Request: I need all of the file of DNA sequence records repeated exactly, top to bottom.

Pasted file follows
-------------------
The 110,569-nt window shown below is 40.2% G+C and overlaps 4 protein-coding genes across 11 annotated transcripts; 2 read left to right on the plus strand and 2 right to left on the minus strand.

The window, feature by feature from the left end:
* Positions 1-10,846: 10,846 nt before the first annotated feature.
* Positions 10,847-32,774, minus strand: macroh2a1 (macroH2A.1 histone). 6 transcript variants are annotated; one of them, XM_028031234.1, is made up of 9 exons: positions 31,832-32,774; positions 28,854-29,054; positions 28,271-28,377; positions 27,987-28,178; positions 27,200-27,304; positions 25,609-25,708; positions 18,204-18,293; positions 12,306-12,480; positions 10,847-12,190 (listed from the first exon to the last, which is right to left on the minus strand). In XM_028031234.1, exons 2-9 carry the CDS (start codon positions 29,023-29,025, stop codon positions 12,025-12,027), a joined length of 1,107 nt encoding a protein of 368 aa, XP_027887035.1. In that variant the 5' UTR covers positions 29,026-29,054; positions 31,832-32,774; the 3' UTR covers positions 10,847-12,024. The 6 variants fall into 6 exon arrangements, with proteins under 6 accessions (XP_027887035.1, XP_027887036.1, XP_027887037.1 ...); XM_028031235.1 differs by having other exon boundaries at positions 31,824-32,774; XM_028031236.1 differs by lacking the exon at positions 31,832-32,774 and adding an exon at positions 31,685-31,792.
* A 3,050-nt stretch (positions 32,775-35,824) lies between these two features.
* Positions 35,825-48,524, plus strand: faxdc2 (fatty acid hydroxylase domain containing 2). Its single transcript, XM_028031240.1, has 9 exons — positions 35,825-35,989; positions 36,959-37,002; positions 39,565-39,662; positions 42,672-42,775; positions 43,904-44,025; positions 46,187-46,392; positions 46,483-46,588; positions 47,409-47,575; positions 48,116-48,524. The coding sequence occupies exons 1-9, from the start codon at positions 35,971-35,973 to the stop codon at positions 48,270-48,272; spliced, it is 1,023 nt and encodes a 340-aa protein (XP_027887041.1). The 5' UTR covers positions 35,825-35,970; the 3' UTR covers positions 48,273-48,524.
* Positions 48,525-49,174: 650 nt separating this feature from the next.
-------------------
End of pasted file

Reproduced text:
The 110,569-nt window shown below is 40.2% G+C and overlaps 4 protein-coding genes across 11 annotated transcripts; 2 read left to right on the plus strand and 2 right to left on the minus strand.

The window, feature by feature from the left end:
* Positions 1-10,846: 10,846 nt before the first annotated feature.
* Positions 10,847-32,774, minus strand: macroh2a1 (macroH2A.1 histone). 6 transcript variants are annotated; one of them, XM_028031234.1, is made up of 9 exons: positions 31,832-32,774; positions 28,854-29,054; positions 28,271-28,377; positions 27,987-28,178; positions 27,200-27,304; positions 25,609-25,708; positions 18,204-18,293; positions 12,306-12,480; positions 10,847-12,190 (listed from the first exon to the last, which is right to left on the minus strand). In XM_028031234.1, exons 2-9 carry the CDS (start codon positions 29,023-29,025, stop codon positions 12,025-12,027), a joined length of 1,107 nt encoding a protein of 368 aa, XP_027887035.1. In that variant the 5' UTR covers positions 29,026-29,054; positions 31,832-32,774; the 3' UTR covers positions 10,847-12,024. The 6 variants fall into 6 exon arrangements, with proteins under 6 accessions (XP_027887035.1, XP_027887036.1, XP_027887037.1 ...); XM_028031235.1 differs by having other exon boundaries at positions 31,824-32,774; XM_028031236.1 differs by lacking the exon at positions 31,832-32,774 and adding an exon at positions 31,685-31,792.
* A 3,050-nt stretch (positions 32,775-35,824) lies between these two features.
* Positions 35,825-48,524, plus strand: faxdc2 (fatty acid hydroxylase domain containing 2). Its single transcript, XM_028031240.1, has 9 exons — positions 35,825-35,989; positions 36,959-37,002; positions 39,565-39,662; positions 42,672-42,775; positions 43,904-44,025; positions 46,187-46,392; positions 46,483-46,588; positions 47,409-47,575; positions 48,116-48,524. The coding sequence occupies exons 1-9, from the start codon at positions 35,971-35,973 to the stop codon at positions 48,270-48,272; spliced, it is 1,023 nt and encodes a 340-aa protein (XP_027887041.1). The 5' UTR covers positions 35,825-35,970; the 3' UTR covers positions 48,273-48,524.
* Positions 48,525-49,174: 650 nt separating this feature from the next.